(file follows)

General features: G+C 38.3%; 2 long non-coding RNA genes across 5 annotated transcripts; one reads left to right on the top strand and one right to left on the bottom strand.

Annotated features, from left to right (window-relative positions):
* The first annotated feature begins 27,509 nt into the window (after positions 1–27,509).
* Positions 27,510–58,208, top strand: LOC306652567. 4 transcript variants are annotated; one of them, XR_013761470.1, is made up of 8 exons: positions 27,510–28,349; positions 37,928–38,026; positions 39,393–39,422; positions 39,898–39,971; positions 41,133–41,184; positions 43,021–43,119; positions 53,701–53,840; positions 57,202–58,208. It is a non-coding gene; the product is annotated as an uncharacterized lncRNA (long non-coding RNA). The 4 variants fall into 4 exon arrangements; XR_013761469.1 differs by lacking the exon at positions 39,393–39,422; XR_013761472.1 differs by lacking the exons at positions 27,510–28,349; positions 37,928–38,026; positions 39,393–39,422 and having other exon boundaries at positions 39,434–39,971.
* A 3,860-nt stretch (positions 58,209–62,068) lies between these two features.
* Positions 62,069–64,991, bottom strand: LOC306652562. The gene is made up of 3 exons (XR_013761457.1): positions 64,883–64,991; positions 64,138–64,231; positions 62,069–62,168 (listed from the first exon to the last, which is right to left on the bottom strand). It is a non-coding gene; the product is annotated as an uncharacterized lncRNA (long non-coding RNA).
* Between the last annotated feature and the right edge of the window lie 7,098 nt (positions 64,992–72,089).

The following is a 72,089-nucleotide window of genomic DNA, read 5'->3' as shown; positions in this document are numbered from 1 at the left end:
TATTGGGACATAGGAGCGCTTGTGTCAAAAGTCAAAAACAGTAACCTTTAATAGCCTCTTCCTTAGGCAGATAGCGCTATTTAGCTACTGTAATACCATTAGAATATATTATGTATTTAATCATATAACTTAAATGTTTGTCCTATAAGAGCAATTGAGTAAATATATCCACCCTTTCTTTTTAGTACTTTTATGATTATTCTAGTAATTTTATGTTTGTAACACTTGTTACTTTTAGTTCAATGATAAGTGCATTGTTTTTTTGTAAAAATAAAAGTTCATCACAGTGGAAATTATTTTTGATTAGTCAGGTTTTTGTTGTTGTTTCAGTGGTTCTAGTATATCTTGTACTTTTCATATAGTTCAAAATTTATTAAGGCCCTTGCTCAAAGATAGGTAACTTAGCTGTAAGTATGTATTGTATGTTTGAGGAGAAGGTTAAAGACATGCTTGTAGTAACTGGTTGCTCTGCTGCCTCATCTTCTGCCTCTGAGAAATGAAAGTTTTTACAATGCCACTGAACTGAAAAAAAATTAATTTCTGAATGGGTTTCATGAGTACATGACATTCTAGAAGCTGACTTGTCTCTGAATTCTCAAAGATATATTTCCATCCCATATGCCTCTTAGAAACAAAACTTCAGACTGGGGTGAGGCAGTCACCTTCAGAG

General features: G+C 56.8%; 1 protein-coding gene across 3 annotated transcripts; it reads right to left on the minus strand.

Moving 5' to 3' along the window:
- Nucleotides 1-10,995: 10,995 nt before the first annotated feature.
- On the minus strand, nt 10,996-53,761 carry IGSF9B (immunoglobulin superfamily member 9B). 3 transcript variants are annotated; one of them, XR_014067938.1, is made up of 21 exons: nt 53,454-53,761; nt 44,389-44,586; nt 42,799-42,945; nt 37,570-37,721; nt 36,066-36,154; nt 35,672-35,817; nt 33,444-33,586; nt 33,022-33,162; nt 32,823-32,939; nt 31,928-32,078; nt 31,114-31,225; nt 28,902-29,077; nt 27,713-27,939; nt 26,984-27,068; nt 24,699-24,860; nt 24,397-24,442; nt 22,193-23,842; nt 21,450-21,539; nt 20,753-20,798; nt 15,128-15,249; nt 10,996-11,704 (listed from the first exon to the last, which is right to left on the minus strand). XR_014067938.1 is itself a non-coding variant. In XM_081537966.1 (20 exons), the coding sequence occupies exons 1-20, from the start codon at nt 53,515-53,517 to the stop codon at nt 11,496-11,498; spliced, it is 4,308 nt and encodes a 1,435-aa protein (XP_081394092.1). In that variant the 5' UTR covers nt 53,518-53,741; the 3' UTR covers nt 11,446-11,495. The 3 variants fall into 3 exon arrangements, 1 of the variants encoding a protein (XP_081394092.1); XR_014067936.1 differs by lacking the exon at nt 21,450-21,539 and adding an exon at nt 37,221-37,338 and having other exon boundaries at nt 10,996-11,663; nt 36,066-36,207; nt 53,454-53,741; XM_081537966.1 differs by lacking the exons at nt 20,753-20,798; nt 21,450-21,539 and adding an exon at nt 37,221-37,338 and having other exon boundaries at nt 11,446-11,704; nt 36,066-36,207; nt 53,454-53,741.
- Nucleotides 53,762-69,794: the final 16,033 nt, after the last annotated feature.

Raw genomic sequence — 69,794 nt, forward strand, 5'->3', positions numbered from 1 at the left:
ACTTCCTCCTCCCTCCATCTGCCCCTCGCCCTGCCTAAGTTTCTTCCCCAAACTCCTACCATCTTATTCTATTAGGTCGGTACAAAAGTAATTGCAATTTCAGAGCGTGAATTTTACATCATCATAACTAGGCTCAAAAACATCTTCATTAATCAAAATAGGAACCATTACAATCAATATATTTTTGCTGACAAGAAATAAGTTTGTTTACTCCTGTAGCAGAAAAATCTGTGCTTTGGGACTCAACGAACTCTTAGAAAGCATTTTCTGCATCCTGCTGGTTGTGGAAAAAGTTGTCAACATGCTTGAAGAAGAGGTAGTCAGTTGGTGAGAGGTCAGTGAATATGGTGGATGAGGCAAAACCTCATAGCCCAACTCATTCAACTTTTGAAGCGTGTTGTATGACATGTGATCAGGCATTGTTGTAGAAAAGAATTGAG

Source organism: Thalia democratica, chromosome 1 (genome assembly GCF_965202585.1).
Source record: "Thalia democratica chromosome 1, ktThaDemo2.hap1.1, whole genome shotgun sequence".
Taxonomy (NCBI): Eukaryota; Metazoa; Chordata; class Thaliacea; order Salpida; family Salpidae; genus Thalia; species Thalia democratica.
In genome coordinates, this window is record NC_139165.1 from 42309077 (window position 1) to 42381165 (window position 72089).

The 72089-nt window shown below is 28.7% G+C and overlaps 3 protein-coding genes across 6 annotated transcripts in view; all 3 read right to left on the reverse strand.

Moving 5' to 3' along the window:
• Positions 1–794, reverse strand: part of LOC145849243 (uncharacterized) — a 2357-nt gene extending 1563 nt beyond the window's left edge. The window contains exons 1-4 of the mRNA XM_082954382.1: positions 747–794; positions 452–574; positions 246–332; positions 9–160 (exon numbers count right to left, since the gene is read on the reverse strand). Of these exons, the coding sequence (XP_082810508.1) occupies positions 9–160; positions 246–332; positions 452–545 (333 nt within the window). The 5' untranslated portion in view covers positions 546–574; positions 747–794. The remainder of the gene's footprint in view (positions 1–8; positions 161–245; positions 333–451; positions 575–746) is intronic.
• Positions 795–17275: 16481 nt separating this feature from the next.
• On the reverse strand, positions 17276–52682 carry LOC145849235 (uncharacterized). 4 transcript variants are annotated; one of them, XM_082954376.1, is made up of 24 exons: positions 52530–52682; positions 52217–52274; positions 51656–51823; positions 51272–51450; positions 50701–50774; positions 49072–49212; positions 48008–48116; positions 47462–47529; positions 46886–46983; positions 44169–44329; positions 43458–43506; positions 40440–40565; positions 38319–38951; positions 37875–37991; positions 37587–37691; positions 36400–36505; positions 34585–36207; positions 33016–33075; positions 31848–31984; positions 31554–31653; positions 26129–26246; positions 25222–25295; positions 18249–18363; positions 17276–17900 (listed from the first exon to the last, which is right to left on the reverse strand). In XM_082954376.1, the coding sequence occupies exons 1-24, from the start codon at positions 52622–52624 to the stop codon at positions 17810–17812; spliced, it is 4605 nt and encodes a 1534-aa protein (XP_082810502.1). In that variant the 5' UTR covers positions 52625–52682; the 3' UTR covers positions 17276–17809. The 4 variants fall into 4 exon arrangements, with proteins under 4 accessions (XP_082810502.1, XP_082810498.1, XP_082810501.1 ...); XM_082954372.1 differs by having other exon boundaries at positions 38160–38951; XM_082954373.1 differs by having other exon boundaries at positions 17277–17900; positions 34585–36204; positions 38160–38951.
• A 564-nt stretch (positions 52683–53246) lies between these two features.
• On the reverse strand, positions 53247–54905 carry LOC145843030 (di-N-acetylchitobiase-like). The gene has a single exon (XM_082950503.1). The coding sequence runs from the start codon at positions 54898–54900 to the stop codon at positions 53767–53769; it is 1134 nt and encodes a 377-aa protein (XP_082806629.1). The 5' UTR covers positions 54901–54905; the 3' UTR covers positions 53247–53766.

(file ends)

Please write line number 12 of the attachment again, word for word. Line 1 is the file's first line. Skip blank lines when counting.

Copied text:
- Nucleotides 1-10,995: 10,995 nt before the first annotated feature.